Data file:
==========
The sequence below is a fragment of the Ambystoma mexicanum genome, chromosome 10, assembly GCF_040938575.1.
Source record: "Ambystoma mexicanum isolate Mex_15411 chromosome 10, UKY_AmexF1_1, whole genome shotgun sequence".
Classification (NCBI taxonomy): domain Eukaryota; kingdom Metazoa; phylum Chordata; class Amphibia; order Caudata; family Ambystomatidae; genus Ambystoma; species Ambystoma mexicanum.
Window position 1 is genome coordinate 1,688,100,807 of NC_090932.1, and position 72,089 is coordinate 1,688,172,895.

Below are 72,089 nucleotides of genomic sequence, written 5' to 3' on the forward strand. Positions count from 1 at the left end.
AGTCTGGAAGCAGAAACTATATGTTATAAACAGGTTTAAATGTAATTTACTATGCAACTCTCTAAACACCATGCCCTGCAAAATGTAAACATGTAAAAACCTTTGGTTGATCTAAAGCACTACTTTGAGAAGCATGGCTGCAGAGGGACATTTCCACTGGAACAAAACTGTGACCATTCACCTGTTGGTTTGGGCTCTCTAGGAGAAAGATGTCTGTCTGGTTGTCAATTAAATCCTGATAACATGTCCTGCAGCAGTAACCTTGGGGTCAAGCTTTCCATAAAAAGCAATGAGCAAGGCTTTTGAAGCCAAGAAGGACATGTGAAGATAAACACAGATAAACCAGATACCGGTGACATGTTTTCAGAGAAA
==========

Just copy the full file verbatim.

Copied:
The sequence below is a fragment of the Ambystoma mexicanum genome, chromosome 10, assembly GCF_040938575.1.
Source record: "Ambystoma mexicanum isolate Mex_15411 chromosome 10, UKY_AmexF1_1, whole genome shotgun sequence".
Classification (NCBI taxonomy): domain Eukaryota; kingdom Metazoa; phylum Chordata; class Amphibia; order Caudata; family Ambystomatidae; genus Ambystoma; species Ambystoma mexicanum.
Window position 1 is genome coordinate 1,688,100,807 of NC_090932.1, and position 72,089 is coordinate 1,688,172,895.

Below are 72,089 nucleotides of genomic sequence, written 5' to 3' on the forward strand. Positions count from 1 at the left end.
AGTCTGGAAGCAGAAACTATATGTTATAAACAGGTTTAAATGTAATTTACTATGCAACTCTCTAAACACCATGCCCTGCAAAATGTAAACATGTAAAAACCTTTGGTTGATCTAAAGCACTACTTTGAGAAGCATGGCTGCAGAGGGACATTTCCACTGGAACAAAACTGTGACCATTCACCTGTTGGTTTGGGCTCTCTAGGAGAAAGATGTCTGTCTGGTTGTCAATTAAATCCTGATAACATGTCCTGCAGCAGTAACCTTGGGGTCAAGCTTTCCATAAAAAGCAATGAGCAAGGCTTTTGAAGCCAAGAAGGACATGTGAAGATAAACACAGATAAACCAGATACCGGTGACATGTTTTCAGAGAAA